The originator companies themselves have the greatest interest in ensuring that as much of their Covid 19 vaccines as possible can be delivered. That is why they are continuing to expand production capacity, which began in parallel with the development programs for their vaccines, despite the slump in demand. They are doing this partly in their own plants, where they are bringing in additional production lines; partly they are expanding their network to include further production partners and licensees. After retooling or expanding their facilities and training their personnel, these partners could or can supply components for the vaccine or take over certain manufacturing steps in parallel with the original manufacturer. Licensees are also usually able to manufacture and market the respective vaccine completely independently.
The example of BioNTech and Pfizer illustrates how companies have expanded their production networks step by step and are still doing so:
|Date of announcement||Company; Location||Function in the production of the BioNTech/Pfizer vaccine|
|May 5th, 2020||BioNTech; Mainz (Rhineland-Palatinate)||R&D, Production|
|May 5th, 2020||Pfizer; Puurs (Belgium)||Production|
|May 5th, 2020||Pfizer; Kalamazoo, Andover, Chesterfield (all USA)||Production|
|Sept. 2nd, 2020||Polymun; Vienna (Austria)||Formulation|
|Sept. 10th, 2020||Dermapharm; Brehna (Saxony-Anhalt, Germany)||since October 2020 Formulation and filling|
|Sept. 14th, 2020||Siegfried; Hameln (Lower Saxony)||since mid-June 2021 Filling|
|Sept. 17th, 2020||BioNTech; Marburg (Hesse)||Production(since February)|
|Oct. 7th, 2020||Rentschler Biopharma; Laupheim (Baden-Württemberg, Germany)||Production steps mRNA purification|
|Nov. 18th, 2021||Delpharm; Saint-Rémy-sur-Avre (Normandy, France)||since August 2021 Filling|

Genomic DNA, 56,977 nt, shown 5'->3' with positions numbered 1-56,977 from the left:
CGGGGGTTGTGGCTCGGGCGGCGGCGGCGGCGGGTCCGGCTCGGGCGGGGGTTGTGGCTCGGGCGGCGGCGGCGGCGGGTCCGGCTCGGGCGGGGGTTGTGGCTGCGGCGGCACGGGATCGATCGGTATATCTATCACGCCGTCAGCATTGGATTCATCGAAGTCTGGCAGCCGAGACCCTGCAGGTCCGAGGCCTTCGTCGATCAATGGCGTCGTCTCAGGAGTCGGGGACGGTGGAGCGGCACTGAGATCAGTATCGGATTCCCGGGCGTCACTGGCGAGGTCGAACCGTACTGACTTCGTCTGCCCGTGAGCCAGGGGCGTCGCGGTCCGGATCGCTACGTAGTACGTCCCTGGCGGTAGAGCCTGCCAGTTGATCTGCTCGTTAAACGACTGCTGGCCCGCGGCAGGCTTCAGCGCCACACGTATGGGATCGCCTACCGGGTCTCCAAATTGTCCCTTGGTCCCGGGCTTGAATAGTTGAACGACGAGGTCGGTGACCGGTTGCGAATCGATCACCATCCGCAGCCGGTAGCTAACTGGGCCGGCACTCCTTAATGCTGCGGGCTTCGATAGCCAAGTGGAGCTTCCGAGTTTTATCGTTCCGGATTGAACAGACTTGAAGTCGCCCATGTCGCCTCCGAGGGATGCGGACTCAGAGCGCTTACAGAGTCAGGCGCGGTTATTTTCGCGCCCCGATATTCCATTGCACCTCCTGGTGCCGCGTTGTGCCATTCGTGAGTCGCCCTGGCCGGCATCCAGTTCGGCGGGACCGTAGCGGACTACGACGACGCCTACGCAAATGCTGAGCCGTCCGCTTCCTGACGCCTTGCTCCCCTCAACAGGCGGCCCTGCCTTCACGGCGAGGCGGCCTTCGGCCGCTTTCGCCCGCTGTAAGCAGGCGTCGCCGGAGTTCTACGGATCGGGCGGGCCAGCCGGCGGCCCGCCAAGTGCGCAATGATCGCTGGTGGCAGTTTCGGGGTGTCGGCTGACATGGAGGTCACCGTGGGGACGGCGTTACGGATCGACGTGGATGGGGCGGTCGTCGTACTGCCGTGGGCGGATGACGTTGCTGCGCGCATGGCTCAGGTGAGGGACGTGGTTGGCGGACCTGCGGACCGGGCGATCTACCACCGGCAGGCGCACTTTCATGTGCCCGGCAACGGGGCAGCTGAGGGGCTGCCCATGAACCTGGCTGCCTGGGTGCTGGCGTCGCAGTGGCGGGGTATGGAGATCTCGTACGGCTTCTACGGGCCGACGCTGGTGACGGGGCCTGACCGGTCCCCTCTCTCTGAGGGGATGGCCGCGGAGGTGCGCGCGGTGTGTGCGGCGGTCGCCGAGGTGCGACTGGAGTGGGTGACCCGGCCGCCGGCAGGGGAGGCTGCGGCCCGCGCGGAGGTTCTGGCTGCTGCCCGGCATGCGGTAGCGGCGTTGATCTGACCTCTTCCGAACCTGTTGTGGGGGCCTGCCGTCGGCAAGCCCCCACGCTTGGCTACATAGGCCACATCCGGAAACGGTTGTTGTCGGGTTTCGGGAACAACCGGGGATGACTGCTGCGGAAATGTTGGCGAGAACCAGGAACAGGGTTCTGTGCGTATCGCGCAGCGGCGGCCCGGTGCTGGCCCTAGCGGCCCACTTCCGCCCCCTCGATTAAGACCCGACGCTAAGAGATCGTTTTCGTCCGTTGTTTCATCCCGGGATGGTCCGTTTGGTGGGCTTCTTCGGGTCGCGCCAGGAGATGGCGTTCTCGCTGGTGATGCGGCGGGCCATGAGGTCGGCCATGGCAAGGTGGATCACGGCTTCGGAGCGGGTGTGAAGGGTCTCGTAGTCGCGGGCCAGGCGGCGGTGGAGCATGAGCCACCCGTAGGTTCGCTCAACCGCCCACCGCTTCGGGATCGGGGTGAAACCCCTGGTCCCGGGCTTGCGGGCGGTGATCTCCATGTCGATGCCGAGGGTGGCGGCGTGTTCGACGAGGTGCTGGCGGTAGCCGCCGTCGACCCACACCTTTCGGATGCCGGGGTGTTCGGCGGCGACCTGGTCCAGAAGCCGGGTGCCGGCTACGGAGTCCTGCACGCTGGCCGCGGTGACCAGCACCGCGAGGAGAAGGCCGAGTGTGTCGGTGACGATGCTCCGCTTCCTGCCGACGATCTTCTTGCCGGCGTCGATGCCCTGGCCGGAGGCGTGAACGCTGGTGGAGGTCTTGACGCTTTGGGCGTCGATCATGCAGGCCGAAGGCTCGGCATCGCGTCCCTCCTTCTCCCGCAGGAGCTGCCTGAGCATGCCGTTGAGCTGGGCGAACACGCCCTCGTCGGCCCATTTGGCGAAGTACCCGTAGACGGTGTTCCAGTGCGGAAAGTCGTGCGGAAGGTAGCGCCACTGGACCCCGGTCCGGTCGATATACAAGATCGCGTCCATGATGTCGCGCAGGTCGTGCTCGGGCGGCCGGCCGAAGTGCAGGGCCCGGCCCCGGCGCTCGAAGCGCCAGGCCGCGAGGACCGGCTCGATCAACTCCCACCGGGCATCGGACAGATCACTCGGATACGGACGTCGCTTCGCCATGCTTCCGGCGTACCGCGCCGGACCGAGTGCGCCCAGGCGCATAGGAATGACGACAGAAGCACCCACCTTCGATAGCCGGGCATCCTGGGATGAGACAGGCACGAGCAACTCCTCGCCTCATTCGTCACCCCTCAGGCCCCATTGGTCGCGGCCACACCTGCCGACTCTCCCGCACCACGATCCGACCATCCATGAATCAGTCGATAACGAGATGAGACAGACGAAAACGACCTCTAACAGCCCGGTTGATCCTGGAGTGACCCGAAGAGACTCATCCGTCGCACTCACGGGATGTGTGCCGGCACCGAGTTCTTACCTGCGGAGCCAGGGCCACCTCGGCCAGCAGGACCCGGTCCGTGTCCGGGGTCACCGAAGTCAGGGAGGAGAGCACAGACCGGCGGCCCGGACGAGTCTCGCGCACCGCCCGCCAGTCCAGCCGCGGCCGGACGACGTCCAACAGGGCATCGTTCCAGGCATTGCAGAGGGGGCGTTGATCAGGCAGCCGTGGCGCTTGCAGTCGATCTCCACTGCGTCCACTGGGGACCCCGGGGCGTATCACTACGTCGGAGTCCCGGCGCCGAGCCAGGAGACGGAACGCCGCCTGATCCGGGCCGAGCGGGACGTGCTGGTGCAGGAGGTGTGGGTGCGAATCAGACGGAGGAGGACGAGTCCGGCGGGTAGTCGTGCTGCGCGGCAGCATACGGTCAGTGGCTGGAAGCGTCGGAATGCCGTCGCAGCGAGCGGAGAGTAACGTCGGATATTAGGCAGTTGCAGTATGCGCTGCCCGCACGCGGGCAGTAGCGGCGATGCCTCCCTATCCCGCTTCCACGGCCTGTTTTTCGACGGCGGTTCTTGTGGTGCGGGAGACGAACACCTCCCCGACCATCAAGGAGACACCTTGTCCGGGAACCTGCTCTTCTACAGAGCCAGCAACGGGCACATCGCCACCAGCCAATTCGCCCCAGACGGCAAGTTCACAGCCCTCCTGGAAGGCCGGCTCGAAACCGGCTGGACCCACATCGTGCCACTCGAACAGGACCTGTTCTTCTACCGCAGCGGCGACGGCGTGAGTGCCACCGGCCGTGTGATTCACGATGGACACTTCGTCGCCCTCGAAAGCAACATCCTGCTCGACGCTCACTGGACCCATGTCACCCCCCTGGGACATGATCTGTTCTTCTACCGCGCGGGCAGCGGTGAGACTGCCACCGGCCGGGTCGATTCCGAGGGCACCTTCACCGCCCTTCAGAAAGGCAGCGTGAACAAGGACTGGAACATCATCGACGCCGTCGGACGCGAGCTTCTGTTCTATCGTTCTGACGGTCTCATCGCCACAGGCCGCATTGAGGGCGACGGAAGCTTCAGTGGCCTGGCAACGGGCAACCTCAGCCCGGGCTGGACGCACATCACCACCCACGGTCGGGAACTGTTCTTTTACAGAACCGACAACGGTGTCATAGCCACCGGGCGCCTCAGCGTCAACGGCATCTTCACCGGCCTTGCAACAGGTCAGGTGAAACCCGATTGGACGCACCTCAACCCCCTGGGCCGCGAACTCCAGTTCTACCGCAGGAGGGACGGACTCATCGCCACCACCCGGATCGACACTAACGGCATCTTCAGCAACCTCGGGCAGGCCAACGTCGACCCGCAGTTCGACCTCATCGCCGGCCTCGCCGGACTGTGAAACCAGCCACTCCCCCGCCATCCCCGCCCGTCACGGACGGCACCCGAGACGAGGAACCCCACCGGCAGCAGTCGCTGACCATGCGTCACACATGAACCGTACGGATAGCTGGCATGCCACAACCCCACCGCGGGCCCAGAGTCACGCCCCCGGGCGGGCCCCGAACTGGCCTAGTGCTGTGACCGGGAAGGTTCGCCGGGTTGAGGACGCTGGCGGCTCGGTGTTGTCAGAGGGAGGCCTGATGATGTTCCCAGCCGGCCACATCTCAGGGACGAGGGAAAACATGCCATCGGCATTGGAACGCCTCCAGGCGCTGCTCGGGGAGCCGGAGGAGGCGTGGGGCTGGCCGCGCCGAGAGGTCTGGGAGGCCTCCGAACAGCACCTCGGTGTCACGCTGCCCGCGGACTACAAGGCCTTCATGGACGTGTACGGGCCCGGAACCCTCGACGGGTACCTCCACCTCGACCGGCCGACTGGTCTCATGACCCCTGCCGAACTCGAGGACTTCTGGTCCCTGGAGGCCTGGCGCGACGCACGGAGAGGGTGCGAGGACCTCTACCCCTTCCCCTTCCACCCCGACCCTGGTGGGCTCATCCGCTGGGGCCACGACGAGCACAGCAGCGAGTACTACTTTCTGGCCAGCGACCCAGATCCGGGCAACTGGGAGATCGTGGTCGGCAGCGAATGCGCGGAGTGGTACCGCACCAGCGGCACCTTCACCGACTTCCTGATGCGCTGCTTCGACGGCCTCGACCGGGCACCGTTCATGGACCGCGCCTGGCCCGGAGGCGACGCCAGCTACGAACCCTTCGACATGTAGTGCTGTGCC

|Jan. 6th, 2021||Dermapharm; Brehna (Saxony-Anhalt, Germany)||Capacity doubling for formulation and filling|
|Jan. 13th, 2021||Baxter BioPharma Solutions; Halle (Westphalia, Germany)||Sterile manufacturing services (since February 2021)|
|Jan. 14th, 2021||Allergopharma; Reinbek (Schleswig-Holstein)||vaccine formulation(since April 30th, 2021)|
|Jan. 15th, 2021||Pfizer; Puurs (Belgium)||Rebuild for more production capacity|
|Jan. 27th, 2021||Sanofi; Frankfurt a.M.||from summer 2021 Filling|
|Jan. 29th, 2021||Novartis; Stein in Aargau (Switzerland)||since end of Q2 Filling|
|Feb. 1st, 2021||Rentschler Biopharma; Laupheim (Baden-Württemberg, Germany)||Expansion of capacity for mRNA purification manufacturing step for BioNTech/Pfizer|
|Feb. 5th, 2021||Merck; Darmstadt (Hesse)||Accelerated supply of lipids needed for BioNTech/Pfizer vaccine|
|Feb. 11th, 2021||Evonik; Hanau and Dossenheim (Germany)||Expansion of lipid production for BioNTech/Pfizer vaccine|
|Mar. 5th, 2021||Polymun; Klosterneuburg (Austria)||Expansion of capacity for production of lipid nanoparticles for BioNTech/Pfizer vaccine|
|May 10th, 2021||BioNTech; Singapore||future production, after construction of a production plant|
|May 17th, 2021||Biomay (Austria)||future supply of plasmids for mRNA production|
|May 19th, 2021||Pfizer; Grange Castle near Dublin (Ireland)||future production|
|June 1st, 2021||Pfizer; Puurs (Belgium)||Expansion of production|
|July 21st, 2021||Lipoid; Ludwigshafen a. Rh. (Germany)||Expansion of supply of certain lipids for formulation|
|July 21st, 2021||BioVac; Cape Town (South Africa)||Future participation in BioNTech/Pfizer production network from early 2022 to produce vaccine for the African Union (starting from active ingredient supplied from Europe)|
|Aug. 24th, 2021||BioNTech, Marburg (Germany)||Expansion of production capacity|
|Aug. 26th, 2021||Eurofarma; Sao Paulo (Brazil)||Future participation in BioNTech/Pfizer production network from early 2022 to produce vaccine for South America (starting from precursor supplied from the USA)|